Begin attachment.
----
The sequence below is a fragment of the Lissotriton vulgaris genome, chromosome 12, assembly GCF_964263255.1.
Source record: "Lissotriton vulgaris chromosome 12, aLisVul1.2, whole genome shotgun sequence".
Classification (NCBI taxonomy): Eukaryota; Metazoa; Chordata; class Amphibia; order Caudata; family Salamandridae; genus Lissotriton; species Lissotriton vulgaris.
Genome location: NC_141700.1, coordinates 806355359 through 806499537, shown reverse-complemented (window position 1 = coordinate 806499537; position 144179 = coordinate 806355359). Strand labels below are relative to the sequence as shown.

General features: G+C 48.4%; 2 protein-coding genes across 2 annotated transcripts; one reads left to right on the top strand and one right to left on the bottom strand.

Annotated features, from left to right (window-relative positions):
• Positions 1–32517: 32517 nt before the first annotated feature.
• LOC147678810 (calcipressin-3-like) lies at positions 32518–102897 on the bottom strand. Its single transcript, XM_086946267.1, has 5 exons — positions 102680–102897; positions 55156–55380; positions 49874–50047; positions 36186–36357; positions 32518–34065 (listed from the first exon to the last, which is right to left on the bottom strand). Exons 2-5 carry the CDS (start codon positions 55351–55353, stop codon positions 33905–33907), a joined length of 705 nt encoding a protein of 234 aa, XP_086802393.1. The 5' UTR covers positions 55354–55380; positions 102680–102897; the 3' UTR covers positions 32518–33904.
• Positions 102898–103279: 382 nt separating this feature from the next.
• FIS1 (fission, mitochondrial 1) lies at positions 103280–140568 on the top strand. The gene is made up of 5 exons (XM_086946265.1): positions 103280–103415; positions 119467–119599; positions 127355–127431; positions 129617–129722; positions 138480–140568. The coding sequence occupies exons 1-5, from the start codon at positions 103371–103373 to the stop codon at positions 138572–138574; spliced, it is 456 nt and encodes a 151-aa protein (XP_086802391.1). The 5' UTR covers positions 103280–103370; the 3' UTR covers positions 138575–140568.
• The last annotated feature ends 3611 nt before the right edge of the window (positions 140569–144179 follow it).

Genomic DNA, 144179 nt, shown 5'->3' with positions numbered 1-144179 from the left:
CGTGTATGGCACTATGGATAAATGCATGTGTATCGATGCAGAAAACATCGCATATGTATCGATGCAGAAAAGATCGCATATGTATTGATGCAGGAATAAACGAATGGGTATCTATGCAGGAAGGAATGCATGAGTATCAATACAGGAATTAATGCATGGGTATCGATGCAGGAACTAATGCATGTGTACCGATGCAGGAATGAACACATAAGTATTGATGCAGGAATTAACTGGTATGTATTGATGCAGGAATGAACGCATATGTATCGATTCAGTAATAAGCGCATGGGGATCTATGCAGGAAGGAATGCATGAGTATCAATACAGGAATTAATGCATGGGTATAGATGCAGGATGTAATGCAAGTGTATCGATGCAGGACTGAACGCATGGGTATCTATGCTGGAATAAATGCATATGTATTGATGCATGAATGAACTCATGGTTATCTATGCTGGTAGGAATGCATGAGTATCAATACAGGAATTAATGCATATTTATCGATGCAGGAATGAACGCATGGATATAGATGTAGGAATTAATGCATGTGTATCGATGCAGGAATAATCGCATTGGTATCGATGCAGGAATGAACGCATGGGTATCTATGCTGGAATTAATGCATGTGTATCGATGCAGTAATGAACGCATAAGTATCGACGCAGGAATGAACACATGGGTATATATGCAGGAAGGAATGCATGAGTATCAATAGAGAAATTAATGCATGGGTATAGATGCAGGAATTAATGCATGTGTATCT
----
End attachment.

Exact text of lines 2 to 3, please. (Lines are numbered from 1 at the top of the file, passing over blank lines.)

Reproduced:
Source record: "Lissotriton vulgaris chromosome 12, aLisVul1.2, whole genome shotgun sequence".
Classification (NCBI taxonomy): Eukaryota; Metazoa; Chordata; class Amphibia; order Caudata; family Salamandridae; genus Lissotriton; species Lissotriton vulgaris.